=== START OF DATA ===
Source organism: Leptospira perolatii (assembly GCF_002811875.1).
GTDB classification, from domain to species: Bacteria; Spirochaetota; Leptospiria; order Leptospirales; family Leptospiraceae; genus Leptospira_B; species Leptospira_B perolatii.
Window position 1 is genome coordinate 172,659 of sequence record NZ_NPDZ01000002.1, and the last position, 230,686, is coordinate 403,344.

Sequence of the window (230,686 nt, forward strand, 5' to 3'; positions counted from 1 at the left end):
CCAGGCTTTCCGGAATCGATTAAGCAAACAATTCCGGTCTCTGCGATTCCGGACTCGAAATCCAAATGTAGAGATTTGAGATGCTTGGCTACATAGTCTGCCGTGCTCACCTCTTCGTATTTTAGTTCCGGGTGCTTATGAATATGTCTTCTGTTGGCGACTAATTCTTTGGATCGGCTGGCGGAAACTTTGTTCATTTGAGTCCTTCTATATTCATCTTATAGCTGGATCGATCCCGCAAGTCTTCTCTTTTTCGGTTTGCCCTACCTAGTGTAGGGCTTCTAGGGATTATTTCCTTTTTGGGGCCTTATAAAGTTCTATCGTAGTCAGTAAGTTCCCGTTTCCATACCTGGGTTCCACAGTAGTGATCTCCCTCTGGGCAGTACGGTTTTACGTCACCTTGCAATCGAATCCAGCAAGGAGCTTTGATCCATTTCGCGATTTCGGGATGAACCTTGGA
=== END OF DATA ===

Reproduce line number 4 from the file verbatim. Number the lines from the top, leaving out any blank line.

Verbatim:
Sequence of the window (230,686 nt, forward strand, 5' to 3'; positions counted from 1 at the left end):